Local artists David Gappa of Vetro Glassblowing Studio & Gallery in Grapevine TX created a signature art glass piece that was presented to former first lady Barbara Bush last Tuesday, April 12. They were invited by The Center for Cancer and Blood Disorders in Fort Worth TX to award the piece to Mrs. Bush as a “thank you” for her relentless support in cancer research as well as her participation as the guest speaker in the private, grand opening banquet celebration of The Center which opened in February 2005. Upon receiving the art piece, Mrs. Bush immediately expressed her gratitude and requested to personally meet the artists. “It was an incredible honor to be the ones selected for this opportunity. And then to be asked to go on stage to shake her hand and meet her was remarkable,” said artist and co-owner David Gappa. The artists created a large, contemporary-style vase with a red and black raked design, encircled by two large bands of clear glass. They felt that the strong impression of the colors, yet down-to-earth tone of the style fit well with Mrs. Bush’s personality. They created the piece at Vetro, their studio in Grapevine, just a few weeks prior to the event. “We take great strides and set high standards for the quality and unique style of our art glass pieces and installations,” says artist David Gappa. “Art should first be stunningly beautiful. Everything else is secondary. We used that same high standard for the piece for Mrs. Bush, and we’re flattered that she was so impressed.” In January, Texas Cancer Care (TCC), the organization responsible for the new Center, along with Quorum Architects, Inc., the firm responsible for the interior design of the facility, commissioned Gappa & Hayes to create an art glass installation to be the focal point of their Meditation Room. Barry Russo, executive director of TCC, sought for a design that would incorporate the facility’s mission: “To truly be a place where cancer patients can receive treatment for body and soul – the whole person…a place of learning, and one of hope and healing.” Composed of an intricately designed matrix of approximately 50 cast glass panels with a blown and cast rondel as its centerpoint, this installation, appropriately named “Hope and Healing”, achieves that mission. “For us, this is a composition in color and texture meant to instill a sense of profound peace within the viewer,” says Gappa. Click here for more information about the installation “Hope & Healing”. The artists’ facility, Vetro Glassblowing Studio and Gallery is the first studio of its kind in the DFW area to showcase works of art created in its own facility as well as pieces made by internationally acclaimed artists. Vetro, having quickly become a major tourist attraction, is also the only glassblowing studio and gallery in the Metroplex that routinely encourages the public to join them in the studio to witness the magic of this ancient art form. Visit or call 817.251.1668 to learn more about the ‘hottest’ place in the Metroplex.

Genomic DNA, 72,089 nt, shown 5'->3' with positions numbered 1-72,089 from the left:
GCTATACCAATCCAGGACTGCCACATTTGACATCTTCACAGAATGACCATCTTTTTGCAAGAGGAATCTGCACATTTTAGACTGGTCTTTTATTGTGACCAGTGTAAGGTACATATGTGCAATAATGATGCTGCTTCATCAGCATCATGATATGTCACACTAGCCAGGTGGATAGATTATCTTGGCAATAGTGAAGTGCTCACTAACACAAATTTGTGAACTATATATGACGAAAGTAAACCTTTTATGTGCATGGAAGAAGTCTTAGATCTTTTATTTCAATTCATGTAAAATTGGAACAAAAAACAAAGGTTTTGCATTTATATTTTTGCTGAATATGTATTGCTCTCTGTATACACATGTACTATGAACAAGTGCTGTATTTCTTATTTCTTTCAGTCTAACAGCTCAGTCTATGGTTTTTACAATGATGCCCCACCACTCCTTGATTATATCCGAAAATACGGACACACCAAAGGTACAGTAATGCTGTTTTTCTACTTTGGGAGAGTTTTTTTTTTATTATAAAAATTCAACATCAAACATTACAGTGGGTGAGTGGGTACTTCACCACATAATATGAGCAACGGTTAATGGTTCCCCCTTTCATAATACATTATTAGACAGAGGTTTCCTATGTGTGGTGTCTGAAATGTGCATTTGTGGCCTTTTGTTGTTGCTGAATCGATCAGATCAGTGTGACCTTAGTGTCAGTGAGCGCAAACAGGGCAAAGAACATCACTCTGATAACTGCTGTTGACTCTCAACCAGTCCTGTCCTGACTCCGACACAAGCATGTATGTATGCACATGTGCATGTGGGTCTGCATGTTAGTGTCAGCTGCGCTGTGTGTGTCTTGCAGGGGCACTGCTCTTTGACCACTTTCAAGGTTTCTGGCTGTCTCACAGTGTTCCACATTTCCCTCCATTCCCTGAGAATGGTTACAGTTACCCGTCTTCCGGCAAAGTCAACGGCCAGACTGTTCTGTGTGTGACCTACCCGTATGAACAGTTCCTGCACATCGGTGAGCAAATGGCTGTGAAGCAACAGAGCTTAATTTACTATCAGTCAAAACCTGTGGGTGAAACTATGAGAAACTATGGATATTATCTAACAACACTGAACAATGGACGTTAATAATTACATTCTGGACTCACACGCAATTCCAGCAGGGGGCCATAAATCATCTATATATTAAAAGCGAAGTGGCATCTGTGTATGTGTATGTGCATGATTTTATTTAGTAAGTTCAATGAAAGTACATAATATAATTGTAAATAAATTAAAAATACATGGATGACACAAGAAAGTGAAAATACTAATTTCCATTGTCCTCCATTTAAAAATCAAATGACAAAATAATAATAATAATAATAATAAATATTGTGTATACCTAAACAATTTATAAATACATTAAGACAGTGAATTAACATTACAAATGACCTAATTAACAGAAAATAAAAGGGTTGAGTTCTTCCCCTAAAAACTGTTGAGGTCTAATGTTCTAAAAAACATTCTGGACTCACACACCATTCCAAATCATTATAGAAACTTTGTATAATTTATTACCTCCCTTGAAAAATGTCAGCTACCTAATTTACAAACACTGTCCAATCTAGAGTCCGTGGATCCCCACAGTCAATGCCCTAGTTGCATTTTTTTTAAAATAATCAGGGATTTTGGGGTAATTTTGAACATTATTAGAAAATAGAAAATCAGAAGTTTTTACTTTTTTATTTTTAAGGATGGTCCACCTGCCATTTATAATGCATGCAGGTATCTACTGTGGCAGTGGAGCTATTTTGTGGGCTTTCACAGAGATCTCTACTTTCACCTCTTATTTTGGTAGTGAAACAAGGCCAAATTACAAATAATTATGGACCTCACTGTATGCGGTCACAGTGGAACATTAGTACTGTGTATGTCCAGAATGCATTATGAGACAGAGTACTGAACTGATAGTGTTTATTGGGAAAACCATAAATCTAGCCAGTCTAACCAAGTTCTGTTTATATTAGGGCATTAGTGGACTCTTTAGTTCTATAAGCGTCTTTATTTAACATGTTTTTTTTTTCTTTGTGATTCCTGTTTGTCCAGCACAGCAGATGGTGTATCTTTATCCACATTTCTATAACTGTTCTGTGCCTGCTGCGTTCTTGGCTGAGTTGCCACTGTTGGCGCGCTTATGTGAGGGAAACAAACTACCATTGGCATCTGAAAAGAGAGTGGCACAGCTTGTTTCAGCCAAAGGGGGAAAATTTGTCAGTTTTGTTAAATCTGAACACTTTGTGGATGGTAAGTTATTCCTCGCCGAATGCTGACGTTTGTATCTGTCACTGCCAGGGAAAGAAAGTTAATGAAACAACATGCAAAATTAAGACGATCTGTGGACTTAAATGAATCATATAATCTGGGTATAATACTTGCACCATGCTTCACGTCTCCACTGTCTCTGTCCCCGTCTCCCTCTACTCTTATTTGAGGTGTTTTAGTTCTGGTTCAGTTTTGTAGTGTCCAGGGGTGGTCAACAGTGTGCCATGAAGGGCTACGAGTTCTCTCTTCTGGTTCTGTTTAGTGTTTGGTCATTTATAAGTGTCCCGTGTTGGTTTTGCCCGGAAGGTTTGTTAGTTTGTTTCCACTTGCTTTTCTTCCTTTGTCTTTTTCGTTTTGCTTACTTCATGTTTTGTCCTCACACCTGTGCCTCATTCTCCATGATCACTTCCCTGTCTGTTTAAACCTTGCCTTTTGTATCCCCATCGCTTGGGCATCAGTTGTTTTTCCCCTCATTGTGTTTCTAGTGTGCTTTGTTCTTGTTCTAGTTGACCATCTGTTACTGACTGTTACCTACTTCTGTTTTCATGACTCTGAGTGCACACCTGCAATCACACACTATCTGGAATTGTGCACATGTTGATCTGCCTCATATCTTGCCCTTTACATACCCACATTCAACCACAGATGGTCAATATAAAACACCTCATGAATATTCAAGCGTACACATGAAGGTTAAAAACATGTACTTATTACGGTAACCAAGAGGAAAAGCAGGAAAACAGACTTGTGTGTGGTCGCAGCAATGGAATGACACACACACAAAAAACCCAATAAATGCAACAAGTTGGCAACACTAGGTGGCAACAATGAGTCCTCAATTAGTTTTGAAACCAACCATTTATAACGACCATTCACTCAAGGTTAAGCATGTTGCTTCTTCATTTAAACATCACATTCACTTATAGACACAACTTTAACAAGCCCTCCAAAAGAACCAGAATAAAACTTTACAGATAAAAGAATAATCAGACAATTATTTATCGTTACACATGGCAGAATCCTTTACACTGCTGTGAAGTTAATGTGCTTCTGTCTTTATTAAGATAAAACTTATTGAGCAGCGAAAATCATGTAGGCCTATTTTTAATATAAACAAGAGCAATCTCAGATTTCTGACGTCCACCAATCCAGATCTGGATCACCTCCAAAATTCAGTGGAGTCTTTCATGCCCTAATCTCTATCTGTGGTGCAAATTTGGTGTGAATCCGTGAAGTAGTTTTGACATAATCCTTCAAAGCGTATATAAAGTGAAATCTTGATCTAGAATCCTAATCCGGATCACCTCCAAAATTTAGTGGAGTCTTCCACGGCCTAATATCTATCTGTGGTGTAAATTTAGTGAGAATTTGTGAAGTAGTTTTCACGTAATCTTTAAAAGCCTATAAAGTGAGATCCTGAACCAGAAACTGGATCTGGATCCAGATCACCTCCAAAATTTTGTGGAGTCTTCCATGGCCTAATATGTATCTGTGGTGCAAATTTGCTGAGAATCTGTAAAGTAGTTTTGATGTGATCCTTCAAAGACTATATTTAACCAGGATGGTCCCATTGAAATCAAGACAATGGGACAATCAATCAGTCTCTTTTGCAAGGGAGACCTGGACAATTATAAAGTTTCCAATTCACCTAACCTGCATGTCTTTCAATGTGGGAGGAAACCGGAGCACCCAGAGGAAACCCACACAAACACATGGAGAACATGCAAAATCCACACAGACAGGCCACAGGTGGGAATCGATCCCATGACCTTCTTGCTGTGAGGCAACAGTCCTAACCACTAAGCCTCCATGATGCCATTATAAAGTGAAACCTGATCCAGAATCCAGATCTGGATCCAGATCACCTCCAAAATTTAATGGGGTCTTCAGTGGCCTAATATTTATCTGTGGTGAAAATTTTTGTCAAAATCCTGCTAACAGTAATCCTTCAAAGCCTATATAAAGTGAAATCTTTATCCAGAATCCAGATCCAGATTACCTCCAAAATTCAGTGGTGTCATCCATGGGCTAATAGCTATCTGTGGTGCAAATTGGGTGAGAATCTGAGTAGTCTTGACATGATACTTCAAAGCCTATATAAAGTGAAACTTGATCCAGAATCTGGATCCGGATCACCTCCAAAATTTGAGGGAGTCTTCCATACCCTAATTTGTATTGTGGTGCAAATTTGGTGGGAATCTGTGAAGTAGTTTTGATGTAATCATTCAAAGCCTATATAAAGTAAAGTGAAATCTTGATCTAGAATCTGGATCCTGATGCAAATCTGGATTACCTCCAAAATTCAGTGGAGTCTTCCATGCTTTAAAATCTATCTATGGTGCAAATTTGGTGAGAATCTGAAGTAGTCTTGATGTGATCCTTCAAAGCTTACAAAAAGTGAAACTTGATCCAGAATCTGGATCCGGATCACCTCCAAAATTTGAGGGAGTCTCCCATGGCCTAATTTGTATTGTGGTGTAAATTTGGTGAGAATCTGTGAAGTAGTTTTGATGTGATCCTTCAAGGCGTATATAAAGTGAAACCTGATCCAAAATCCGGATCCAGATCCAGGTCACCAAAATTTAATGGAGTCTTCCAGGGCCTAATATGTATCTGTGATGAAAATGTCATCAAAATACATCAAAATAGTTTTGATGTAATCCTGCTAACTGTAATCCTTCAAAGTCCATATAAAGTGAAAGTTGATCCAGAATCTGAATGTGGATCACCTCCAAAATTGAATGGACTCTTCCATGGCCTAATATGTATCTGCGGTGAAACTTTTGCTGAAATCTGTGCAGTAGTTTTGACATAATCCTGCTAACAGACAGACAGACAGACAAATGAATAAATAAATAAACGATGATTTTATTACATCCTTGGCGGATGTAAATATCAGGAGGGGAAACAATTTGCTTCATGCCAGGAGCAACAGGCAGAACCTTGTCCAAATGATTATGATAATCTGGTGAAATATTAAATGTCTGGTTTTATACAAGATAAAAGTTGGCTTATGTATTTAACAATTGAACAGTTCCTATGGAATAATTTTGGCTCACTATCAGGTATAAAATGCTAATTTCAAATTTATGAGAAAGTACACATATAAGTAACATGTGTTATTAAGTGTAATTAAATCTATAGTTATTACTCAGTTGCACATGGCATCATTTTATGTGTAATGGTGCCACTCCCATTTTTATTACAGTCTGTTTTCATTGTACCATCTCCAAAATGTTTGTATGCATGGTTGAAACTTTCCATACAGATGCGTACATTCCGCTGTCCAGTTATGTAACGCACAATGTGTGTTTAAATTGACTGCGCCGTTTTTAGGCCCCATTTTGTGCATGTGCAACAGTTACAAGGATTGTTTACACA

Handblown Vase created for Barbara Bush


Vetro Creates Art Glass For Barbara Bush

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Local artists David Gappa of Vetro Glassblowing Studio & Gallery in Grapevine TX created a signature art glass piece that was presented to former first lady Barbara Bush last Tuesday, April 12. They were invited by The Center for Cancer and Blood Disorders in Fort Worth TX to award the piece to Mrs. Bush as a “thank you” for her relentless support in cancer research as well as her participation as the guest speaker in the private, grand opening banquet celebration of The Center which opened in February 2005. Upon receiving the art piece, Mrs. Bush immediately expressed her gratitude and requested to personally meet the artists. “It was an incredible honor to be the ones selected for this opportunity. And then to be asked to go on stage to shake her hand and meet her was remarkable,” said artist and co-owner David Gappa. Read more »

Artisan wants to teach Texas about the ancient art of glass blowing

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By Cathy Frisinger

“I’ll swing the door open, and you can see what Hades looks like,” says David Gappa as he opens the portal to a furnace.

The heat is, indeed, furious enough, and the light intense enough to make a visitor step back, much like a newly deceased sinner might recoil at hell’s entrance.